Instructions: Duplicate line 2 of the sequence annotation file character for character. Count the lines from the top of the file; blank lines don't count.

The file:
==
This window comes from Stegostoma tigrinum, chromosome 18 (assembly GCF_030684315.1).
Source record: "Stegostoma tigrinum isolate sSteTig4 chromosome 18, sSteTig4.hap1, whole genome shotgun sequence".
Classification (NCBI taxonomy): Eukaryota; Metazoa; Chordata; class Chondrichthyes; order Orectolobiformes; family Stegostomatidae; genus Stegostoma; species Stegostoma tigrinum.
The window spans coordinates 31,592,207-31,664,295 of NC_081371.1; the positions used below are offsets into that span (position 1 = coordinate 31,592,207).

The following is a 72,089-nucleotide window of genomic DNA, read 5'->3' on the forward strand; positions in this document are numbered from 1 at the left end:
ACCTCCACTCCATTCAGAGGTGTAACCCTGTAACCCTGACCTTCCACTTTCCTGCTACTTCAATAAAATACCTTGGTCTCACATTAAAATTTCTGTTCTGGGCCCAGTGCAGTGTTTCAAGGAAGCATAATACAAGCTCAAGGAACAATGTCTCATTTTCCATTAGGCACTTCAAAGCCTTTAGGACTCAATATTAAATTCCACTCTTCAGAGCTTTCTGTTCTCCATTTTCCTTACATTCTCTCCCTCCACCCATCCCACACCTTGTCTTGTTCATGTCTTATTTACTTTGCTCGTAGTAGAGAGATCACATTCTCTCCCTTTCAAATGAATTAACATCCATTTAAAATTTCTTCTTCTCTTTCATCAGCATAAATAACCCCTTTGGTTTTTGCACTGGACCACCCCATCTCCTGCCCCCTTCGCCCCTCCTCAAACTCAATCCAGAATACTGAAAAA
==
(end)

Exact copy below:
Source record: "Stegostoma tigrinum isolate sSteTig4 chromosome 18, sSteTig4.hap1, whole genome shotgun sequence".